Despite this ideological baggage, the Vajpayee Government of 1998-2004 did take certain decisive steps that identified it with the conventional Right globally. Among the defining characteristics of the coalition government headed by Vajpayee were fiscal responsibility, opening the doors to foreign investment, lower taxes and lower interest rates and, above all, privatisation of select public sector units. The disinvestment programme Vajpayee initiated and which his ministers Arun Jaitley and Arun Shourie carried through was unquestionably the most controversial. It incurred the opposition of a large section of the Sangh Parivar, particularly the Bharatiya Mazdoor Sangh and its charismatic leader Dattopant Thengadi. After the BJP lost the 2004 General Election, the party’s internal assessment blamed the Vajpayee Government’s privatisation policy for leaving the BJP’s middle-class supporters dispirited.
As Chief Minister of Gujarat, Narendra Modi possessed a functional autonomy that allowed him to cater to the specific interests of Gujarat, a state where there was no ingrained wariness of business. Rather than travel the familiar route of welfare schemes, he focussed on improving the efficiency of state delivery and cutting down red tape. He sought to create an impression among the people by tackling the menace of corruption through curtailment of discretionary powers of politicians and officials. Additionally, the state government made full use of technology to usher greater transparency, particularly in the matter of transfers and postings—hitherto a big source of corruption.
Under Modi, the Gujarat government made a definite mark among opinion-makers and acquired a reputation as one of the most business-friendly state governments. This wasn’t done by extending tax concessions and sops. What was instead done was to ensure that potential investors got their proposed projects cleared with remarkable speed and without having to run from pillar to post. This quick decision-making, plus the relative absence of labour militancy in the state, was a big factor in Modi being able to persuade Tata Motors to shift its Nano manufacturing plant from West Bengal, where it was in the eye of a huge political storm, to Gujarat. This was a big feather in the cap for Modi and it catapulted him to the status of the reformer India needed, particularly at a time the United Progressive Alliance (UPA) II Government was in the throes of a severe policy paralysis.
The energy that Modi brought to the functioning of the Gujarat government was also very much in evidence in his early days as Prime Minister. The commitment to dramatically improve the ease of doing business and the Make in India programme, not to mention the deregulation of defence production, made the Government seem purposeful. Although there was a setback over land acquisition, it was clear that the Modi Government hadn’t deviated from its basic commitment to improve India’s economic capacity, the basic prerequisite for the country becoming a big power. The war on corruption and tax avoidance, in which demonetisation and the introduction of the Goods and Services Tax (GST) were major elements, were politically difficult projects. But the mere fact that these were undertaken—despite difficulties and some mishaps along the way—suggested that economic capacity-building remained on top of the agenda.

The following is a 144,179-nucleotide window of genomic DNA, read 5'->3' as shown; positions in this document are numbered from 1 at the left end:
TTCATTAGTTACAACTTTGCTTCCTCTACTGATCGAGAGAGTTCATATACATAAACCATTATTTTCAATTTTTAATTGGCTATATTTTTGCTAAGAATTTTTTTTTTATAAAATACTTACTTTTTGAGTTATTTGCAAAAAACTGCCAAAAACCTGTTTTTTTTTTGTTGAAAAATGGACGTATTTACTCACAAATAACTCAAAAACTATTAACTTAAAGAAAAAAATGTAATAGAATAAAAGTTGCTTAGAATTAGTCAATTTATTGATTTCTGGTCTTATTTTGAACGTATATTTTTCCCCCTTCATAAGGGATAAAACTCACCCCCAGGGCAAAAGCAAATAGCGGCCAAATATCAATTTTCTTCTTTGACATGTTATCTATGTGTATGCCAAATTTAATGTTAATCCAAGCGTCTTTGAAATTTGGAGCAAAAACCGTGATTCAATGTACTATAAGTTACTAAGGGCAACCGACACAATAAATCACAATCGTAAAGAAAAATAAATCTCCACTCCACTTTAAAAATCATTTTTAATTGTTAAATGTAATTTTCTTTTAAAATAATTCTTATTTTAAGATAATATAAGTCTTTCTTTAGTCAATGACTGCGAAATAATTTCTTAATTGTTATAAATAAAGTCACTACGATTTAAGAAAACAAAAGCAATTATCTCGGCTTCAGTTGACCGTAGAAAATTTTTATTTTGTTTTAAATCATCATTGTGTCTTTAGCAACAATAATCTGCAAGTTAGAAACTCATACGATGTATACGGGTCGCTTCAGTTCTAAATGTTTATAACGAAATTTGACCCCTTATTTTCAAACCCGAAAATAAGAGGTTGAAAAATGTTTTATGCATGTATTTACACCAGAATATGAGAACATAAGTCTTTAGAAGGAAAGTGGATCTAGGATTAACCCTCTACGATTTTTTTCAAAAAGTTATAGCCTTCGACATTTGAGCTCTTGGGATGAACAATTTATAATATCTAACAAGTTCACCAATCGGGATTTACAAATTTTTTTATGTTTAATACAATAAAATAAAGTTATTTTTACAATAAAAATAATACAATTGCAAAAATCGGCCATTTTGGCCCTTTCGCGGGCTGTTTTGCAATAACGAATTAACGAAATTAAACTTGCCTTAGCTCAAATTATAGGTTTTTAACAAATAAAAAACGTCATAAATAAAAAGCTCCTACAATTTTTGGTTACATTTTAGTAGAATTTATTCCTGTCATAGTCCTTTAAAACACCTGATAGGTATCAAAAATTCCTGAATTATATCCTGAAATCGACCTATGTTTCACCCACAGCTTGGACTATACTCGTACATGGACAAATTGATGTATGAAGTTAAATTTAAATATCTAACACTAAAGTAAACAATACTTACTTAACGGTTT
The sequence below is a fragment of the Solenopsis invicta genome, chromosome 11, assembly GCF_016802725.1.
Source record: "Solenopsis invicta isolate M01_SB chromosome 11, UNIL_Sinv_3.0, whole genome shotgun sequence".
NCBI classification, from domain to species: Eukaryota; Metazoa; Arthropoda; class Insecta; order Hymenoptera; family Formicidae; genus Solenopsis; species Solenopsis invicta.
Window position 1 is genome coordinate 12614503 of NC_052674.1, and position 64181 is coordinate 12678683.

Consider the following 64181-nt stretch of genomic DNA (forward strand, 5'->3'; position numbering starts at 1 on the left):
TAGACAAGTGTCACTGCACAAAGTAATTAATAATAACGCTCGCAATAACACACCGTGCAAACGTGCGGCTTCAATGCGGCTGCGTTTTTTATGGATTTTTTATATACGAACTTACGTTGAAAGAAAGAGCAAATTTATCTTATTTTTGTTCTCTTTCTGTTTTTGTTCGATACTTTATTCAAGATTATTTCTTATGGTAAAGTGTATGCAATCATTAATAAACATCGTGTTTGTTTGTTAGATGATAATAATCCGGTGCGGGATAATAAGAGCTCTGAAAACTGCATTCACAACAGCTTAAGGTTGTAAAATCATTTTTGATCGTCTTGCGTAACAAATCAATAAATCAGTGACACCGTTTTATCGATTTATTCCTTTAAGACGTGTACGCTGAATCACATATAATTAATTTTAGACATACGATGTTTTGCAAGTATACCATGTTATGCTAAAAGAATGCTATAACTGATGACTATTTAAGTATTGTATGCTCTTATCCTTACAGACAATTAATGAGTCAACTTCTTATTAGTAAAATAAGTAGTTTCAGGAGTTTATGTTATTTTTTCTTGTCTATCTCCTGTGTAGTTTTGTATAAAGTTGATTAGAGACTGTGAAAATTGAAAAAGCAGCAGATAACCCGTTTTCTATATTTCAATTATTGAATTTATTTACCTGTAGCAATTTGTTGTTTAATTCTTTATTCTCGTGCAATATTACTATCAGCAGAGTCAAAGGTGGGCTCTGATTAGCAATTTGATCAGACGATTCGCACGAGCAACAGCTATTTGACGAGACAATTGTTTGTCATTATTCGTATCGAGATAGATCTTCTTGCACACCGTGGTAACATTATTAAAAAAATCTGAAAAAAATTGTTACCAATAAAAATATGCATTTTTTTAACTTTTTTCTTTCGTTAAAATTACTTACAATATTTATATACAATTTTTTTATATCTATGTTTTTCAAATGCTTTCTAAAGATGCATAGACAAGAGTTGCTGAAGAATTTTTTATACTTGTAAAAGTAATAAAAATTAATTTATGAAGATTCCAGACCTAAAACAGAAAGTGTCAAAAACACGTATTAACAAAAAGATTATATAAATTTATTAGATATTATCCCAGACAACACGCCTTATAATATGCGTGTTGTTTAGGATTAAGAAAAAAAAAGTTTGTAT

The criticism levelled against the Modi Government was three-fold. At one level it was suggested that the approach of the Government was essentially incremental and managerial in character. The belief that the Government was merely tinkering rather than working to a bigger plan was recurrent. Second, there were recurrent complaints that the Modi Government’s reliance on the state machinery went against its commitment to ‘minimum government, maximum governance’. Some of these criticisms were unfair and were born out of the single-minded focus on preventing tax avoidance, a step that necessarily involved using the administration. However, among the investing classes, they were recurrent. Finally, it was suggested by critics that the Government was insufficiently attentive to bad news. There was evidence of a creeping economic slowdown since the beginning of 2019. The opposition blamed it on demonetisation and the crippling effects of GST on the informal and small-scale sectors. The Government, on the other hand, stressed the international dimensions of the slowdown. Whatever the reasons, it was argued—not least by economists who had their own version of what needed to be done—that the Government was living in denial. My own guess is that the General Election campaign necessarily ruled out any honest debate on the subject.
It is in this backdrop of economic slowdown, disquiet among domestic investors over the Government’s commitment to a revival ‘package’ and a political stir over the Citizenship (Amendment) Act that Nirmala Sitharaman’s second Budget should be viewed.